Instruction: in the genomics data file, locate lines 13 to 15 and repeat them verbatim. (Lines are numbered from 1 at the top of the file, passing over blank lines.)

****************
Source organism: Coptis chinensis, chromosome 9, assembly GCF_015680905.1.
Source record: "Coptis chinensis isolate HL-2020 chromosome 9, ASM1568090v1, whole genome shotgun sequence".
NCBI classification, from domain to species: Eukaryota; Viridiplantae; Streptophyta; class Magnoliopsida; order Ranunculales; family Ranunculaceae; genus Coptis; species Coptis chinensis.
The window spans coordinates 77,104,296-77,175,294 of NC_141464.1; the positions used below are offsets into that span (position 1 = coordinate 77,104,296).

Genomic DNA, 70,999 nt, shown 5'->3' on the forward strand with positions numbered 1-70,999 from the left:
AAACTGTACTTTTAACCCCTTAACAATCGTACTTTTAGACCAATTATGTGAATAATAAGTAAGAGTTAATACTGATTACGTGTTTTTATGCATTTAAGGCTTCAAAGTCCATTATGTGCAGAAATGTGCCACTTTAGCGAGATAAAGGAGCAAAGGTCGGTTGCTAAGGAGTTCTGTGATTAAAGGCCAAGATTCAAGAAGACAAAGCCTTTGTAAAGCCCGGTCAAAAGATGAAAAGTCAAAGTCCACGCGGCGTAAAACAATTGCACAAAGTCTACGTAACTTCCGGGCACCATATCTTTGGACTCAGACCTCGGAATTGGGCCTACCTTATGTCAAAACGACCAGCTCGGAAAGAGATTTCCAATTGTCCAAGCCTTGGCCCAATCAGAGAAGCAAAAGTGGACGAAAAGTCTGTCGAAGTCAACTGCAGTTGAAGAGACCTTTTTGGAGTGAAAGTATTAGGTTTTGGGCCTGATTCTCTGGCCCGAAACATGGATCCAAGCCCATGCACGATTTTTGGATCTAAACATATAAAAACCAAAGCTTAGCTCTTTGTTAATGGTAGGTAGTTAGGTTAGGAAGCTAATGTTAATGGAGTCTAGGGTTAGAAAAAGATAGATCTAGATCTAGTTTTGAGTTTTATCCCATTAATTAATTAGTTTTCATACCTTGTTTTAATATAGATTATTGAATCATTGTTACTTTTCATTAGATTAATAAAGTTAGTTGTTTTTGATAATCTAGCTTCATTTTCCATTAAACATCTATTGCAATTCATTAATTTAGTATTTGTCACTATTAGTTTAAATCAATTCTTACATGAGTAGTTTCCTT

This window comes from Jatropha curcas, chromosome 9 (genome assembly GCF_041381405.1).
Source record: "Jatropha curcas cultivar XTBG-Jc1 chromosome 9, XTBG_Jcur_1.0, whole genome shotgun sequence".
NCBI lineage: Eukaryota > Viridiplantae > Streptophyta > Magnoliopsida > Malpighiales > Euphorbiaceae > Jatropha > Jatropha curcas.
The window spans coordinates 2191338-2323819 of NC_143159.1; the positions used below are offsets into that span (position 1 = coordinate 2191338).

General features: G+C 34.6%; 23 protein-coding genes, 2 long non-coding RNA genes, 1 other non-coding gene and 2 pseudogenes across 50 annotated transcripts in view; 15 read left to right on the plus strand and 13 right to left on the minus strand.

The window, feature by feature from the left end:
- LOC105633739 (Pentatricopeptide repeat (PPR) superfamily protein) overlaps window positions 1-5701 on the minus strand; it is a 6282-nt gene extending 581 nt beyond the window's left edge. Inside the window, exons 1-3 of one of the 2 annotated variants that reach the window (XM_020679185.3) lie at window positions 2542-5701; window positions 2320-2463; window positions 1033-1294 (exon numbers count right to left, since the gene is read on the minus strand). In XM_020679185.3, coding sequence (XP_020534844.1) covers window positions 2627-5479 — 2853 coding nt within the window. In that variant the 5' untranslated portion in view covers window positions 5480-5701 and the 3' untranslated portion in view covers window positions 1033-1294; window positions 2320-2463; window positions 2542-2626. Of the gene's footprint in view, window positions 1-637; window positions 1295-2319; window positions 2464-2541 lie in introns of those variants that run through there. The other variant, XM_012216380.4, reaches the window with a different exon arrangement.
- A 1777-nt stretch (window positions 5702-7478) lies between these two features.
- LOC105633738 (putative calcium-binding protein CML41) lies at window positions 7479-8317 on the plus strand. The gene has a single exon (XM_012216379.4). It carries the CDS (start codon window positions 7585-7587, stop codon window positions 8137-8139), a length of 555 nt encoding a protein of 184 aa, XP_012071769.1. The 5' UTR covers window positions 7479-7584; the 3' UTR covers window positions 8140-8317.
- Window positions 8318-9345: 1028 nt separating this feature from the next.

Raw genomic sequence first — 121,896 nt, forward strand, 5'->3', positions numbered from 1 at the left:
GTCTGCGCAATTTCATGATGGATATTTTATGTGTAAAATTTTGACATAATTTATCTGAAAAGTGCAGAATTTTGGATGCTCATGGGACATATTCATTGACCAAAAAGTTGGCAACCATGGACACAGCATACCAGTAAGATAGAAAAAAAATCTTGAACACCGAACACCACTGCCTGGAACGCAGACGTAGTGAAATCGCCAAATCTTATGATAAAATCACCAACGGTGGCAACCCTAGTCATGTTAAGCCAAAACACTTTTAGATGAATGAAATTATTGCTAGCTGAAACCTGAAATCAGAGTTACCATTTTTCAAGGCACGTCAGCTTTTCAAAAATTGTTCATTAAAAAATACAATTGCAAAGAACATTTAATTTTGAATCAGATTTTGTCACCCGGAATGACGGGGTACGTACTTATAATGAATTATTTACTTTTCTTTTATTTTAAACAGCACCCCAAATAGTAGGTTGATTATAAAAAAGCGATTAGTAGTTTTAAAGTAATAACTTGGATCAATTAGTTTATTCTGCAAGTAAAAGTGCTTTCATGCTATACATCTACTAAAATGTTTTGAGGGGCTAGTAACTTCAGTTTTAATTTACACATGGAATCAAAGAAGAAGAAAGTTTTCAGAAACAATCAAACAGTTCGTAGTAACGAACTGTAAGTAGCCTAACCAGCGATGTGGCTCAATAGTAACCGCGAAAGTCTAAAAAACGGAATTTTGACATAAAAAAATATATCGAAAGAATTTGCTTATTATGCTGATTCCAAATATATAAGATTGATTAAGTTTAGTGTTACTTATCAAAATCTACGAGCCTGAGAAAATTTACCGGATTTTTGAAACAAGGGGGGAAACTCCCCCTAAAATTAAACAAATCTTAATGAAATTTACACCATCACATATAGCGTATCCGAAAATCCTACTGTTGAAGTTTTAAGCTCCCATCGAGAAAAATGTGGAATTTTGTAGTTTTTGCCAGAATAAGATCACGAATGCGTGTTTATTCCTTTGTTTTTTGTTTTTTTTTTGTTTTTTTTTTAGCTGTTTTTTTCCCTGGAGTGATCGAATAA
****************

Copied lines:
- LOC105633739 (Pentatricopeptide repeat (PPR) superfamily protein) overlaps window positions 1-5701 on the minus strand; it is a 6282-nt gene extending 581 nt beyond the window's left edge. Inside the window, exons 1-3 of one of the 2 annotated variants that reach the window (XM_020679185.3) lie at window positions 2542-5701; window positions 2320-2463; window positions 1033-1294 (exon numbers count right to left, since the gene is read on the minus strand). In XM_020679185.3, coding sequence (XP_020534844.1) covers window positions 2627-5479 — 2853 coding nt within the window. In that variant the 5' untranslated portion in view covers window positions 5480-5701 and the 3' untranslated portion in view covers window positions 1033-1294; window positions 2320-2463; window positions 2542-2626. Of the gene's footprint in view, window positions 1-637; window positions 1295-2319; window positions 2464-2541 lie in introns of those variants that run through there. The other variant, XM_012216380.4, reaches the window with a different exon arrangement.
- A 1777-nt stretch (window positions 5702-7478) lies between these two features.
- LOC105633738 (putative calcium-binding protein CML41) lies at window positions 7479-8317 on the plus strand. The gene has a single exon (XM_012216379.4). It carries the CDS (start codon window positions 7585-7587, stop codon window positions 8137-8139), a length of 555 nt encoding a protein of 184 aa, XP_012071769.1. The 5' UTR covers window positions 7479-7584; the 3' UTR covers window positions 8140-8317.